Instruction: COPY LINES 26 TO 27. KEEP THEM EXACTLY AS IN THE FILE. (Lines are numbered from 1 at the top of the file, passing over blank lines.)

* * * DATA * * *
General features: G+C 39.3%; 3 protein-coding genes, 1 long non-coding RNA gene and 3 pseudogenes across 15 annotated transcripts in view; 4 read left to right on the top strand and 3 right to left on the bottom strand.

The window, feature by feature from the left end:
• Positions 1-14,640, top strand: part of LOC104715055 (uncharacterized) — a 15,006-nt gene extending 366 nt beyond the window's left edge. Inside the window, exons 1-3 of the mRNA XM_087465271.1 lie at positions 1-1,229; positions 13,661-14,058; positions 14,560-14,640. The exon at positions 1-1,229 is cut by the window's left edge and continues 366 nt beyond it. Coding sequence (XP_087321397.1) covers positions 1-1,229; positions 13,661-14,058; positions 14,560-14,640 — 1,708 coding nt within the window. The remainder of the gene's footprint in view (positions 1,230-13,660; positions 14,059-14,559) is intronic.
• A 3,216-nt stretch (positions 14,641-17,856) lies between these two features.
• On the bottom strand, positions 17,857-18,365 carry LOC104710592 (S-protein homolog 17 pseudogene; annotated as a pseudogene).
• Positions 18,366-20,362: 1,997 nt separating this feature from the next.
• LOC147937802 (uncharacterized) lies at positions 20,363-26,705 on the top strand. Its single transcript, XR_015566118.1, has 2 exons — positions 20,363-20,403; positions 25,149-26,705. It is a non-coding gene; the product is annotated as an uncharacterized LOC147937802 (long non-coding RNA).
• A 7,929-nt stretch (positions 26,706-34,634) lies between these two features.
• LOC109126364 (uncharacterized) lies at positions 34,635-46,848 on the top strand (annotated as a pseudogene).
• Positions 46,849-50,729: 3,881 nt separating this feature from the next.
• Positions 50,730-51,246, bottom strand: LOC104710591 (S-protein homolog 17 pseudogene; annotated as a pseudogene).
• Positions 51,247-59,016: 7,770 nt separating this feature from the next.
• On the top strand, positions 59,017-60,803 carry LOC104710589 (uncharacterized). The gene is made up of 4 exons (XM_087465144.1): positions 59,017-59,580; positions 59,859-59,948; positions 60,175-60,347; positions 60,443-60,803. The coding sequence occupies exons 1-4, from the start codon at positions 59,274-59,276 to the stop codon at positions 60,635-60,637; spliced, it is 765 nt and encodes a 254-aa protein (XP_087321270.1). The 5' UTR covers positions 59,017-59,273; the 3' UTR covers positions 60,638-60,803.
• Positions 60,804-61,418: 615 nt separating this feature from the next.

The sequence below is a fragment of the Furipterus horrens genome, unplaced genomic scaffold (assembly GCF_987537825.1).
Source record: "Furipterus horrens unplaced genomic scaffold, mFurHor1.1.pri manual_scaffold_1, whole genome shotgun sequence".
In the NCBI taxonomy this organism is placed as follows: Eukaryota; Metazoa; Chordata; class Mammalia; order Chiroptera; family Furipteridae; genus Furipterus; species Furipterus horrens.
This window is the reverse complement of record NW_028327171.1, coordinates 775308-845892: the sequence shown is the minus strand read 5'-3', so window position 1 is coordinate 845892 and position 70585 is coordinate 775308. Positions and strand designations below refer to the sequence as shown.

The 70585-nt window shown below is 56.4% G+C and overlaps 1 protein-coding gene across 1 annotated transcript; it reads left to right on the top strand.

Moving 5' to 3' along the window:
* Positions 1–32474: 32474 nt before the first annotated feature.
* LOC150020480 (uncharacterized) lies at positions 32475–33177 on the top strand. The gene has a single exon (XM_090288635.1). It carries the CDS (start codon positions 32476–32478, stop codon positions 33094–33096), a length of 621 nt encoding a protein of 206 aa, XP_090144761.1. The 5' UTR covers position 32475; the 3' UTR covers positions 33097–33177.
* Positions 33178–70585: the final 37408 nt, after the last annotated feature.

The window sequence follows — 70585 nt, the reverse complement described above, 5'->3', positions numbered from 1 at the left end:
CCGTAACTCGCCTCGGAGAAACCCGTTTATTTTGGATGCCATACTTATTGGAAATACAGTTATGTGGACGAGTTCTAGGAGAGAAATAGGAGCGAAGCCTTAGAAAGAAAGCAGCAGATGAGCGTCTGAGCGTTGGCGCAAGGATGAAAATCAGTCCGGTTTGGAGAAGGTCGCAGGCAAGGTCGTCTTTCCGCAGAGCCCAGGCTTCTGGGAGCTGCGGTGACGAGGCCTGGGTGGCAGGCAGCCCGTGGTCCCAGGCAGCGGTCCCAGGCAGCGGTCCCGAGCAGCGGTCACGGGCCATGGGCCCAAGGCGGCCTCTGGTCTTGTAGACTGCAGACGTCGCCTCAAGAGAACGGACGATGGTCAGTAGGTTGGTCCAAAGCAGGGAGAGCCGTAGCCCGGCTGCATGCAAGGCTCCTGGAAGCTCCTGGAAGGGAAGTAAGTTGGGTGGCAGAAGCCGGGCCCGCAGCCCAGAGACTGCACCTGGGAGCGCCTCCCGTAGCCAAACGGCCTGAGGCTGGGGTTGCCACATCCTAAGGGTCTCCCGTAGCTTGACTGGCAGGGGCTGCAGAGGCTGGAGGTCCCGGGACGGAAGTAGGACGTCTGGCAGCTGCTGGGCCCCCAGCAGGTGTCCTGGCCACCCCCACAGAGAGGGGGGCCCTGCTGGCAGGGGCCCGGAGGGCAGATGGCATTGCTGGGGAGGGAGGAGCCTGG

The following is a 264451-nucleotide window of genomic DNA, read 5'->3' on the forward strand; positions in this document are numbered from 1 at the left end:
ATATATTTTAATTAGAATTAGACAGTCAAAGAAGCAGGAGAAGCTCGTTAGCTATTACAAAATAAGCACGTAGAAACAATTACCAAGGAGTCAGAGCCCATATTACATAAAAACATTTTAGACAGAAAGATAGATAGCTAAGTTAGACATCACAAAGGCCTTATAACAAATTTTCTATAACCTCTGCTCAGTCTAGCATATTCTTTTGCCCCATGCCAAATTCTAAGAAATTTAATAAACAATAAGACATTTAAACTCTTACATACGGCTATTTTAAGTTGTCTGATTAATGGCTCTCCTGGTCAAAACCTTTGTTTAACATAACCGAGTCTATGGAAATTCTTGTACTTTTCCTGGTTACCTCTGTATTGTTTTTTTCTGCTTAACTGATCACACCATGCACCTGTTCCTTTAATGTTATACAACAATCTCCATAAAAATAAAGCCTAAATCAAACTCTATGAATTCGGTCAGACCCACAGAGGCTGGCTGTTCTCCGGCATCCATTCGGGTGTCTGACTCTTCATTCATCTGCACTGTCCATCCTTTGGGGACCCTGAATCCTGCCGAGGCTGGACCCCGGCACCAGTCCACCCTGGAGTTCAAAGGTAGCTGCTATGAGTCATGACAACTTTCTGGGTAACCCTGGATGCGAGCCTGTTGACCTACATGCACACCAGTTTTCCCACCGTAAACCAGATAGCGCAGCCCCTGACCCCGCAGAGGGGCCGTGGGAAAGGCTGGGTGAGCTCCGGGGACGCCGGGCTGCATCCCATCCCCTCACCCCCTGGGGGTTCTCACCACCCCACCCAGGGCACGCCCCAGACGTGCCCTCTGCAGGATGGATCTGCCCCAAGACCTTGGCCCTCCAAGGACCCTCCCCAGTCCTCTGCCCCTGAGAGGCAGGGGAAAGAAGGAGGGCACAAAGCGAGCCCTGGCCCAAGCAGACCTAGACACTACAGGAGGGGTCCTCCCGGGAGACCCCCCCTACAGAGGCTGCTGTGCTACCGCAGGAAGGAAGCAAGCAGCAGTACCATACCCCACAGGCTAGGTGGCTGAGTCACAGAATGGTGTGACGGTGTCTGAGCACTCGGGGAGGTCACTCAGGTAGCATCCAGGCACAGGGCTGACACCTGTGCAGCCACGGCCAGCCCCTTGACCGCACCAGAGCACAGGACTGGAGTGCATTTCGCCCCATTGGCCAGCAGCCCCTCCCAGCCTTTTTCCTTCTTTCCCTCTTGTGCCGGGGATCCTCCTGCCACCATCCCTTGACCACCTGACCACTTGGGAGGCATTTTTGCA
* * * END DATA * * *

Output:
The following is a 264451-nucleotide window of genomic DNA, read 5'->3' on the forward strand; positions in this document are numbered from 1 at the left end:
ATATATTTTAATTAGAATTAGACAGTCAAAGAAGCAGGAGAAGCTCGTTAGCTATTACAAAATAAGCACGTAGAAACAATTACCAAGGAGTCAGAGCCCATATTACATAAAAACATTTTAGACAGAAAGATAGATAGCTAAGTTAGACATCACAAAGGCCTTATAACAAATTTTCTATAACCTCTGCTCAGTCTAGCATATTCTTTTGCCCCATGCCAAATTCTAAGAAATTTAATAAACAATAAGACATTTAAACTCTTACATACGGCTATTTTAAGTTGTCTGATTAATGGCTCTCCTGGTCAAAACCTTTGTTTAACATAACCGAGTCTATGGAAATTCTTGTACTTTTCCTGGTTACCTCTGTATTGTTTTTTTCTGCTTAACTGATCACACCATGCACCTGTTCCTTTAATGTTATACAACAATCTCCATAAAAATAAAGCCTAAATCAAACTCTATGAATTCGGTCAGACCCACAGAGGCTGGCTGTTCTCCGGCATCCATTCGGGTGTCTGACTCTTCATTCATCTGCACTGTCCATCCTTTGGGGACCCTGAATCCTGCCGAGGCTGGACCCCGGCACCAGTCCACCCTGGAGTTCAAAGGTAGCTGCTATGAGTCATGACAACTTTCTGGGTAACCCTGGATGCGAGCCTGTTGACCTACATGCACACCAGTTTTCCCACCGTAAACCAGATAGCGCAGCCCCTGACCCCGCAGAGGGGCCGTGGGAAAGGCTGGGTGAGCTCCGGGGACGCCGGGCTGCATCCCATCCCCTCACCCCCTGGGGGTTCTCACCACCCCACCCAGGGCACGCCCCAGACGTGCCCTCTGCAGGATGGATCTGCCCCAAGACCTTGGCCCTCCAAGGACCCTCCCCAGTCCTCTGCCCCTGAGAGGCAGGGGAAAGAAGGAGGGCACAAAGCGAGCCCTGGCCCAAGCAGACCTAGACACTACAGGAGGGGTCCTCCCGGGAGACCCCCCCTACAGAGGCTGCTGTGCTACCGCAGGAAGGAAGCAAGCAGCAGTACCATACCCCACAGGCTAGGTGGCTGAGTCACAGAATGGTGTGACGGTGTCTGAGCACTCGGGGAGGTCACTCAGGTAGCATCCAGGCACAGGGCTGACACCTGTGCAGCCACGGCCAGCCCCTTGACCGCACCAGAGCACAGGACTGGAGTGCATTTCGCCCCATTGGCCAGCAGCCCCTCCCAGCCTTTTTCCTTCTTTCCCTCTTGTGCCGGGGATCCTCCTGCCACCATCCCTTGACCACCTGACCACTTGGGAGGCATTTTTGCA